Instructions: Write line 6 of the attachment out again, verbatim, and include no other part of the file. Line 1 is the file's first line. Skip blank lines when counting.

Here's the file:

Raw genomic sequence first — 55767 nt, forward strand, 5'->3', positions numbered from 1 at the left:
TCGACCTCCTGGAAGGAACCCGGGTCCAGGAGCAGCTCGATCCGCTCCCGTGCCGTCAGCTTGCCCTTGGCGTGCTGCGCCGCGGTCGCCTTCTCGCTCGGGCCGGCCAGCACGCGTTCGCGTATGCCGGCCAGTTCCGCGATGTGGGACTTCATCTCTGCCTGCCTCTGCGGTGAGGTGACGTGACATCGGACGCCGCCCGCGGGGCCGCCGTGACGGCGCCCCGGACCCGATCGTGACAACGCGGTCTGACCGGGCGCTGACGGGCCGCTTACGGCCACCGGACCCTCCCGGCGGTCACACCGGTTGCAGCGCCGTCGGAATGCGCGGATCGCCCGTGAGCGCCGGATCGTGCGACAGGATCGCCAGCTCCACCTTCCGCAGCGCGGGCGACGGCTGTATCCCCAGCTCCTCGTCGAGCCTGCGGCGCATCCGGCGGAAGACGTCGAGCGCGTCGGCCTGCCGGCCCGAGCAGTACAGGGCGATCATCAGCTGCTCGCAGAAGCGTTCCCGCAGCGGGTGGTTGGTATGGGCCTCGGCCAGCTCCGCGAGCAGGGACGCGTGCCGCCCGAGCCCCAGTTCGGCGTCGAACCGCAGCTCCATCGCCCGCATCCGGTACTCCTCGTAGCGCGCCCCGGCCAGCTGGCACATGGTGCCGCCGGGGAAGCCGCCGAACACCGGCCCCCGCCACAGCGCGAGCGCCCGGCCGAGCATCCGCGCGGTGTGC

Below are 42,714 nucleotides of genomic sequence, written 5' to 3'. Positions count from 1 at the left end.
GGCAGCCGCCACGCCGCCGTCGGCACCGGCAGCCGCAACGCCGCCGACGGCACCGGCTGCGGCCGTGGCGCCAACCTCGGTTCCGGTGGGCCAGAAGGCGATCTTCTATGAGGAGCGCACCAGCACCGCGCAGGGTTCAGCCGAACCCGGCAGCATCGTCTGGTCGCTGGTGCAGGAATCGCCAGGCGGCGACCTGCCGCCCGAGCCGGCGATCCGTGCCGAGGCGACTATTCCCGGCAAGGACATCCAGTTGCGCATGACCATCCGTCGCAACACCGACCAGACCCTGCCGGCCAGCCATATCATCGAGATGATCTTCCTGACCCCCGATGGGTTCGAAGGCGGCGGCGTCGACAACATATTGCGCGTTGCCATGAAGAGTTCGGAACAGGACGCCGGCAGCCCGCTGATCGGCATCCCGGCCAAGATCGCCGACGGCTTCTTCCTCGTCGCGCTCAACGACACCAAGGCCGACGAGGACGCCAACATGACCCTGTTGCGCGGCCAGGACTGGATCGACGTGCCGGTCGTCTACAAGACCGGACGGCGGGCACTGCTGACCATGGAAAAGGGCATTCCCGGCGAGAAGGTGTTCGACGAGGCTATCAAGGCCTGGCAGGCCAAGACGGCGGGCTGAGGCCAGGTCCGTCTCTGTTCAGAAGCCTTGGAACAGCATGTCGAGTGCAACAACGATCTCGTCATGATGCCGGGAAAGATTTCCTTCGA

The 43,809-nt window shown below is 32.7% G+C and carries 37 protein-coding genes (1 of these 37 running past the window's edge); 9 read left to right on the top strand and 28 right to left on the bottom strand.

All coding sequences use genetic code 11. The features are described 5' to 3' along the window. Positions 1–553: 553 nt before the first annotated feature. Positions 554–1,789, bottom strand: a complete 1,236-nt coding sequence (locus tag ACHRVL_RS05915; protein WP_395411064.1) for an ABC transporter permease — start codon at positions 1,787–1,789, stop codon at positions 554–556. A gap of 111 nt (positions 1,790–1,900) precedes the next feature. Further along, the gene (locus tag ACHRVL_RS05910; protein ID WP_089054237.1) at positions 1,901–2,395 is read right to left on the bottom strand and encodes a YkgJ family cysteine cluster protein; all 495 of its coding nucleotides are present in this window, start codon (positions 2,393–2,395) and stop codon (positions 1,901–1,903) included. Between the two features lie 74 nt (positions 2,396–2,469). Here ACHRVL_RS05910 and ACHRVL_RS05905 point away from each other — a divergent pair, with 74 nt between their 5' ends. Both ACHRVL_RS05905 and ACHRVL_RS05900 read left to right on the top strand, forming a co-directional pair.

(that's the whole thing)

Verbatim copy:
All coding sequences use genetic code 11. The features are described 5' to 3' along the window. Positions 1–553: 553 nt before the first annotated feature. Positions 554–1,789, bottom strand: a complete 1,236-nt coding sequence (locus tag ACHRVL_RS05915; protein WP_395411064.1) for an ABC transporter permease — start codon at positions 1,787–1,789, stop codon at positions 554–556. A gap of 111 nt (positions 1,790–1,900) precedes the next feature. Further along, the gene (locus tag ACHRVL_RS05910; protein ID WP_089054237.1) at positions 1,901–2,395 is read right to left on the bottom strand and encodes a YkgJ family cysteine cluster protein; all 495 of its coding nucleotides are present in this window, start codon (positions 2,393–2,395) and stop codon (positions 1,901–1,903) included. Between the two features lie 74 nt (positions 2,396–2,469). Here ACHRVL_RS05910 and ACHRVL_RS05905 point away from each other — a divergent pair, with 74 nt between their 5' ends. Both ACHRVL_RS05905 and ACHRVL_RS05900 read left to right on the top strand, forming a co-directional pair.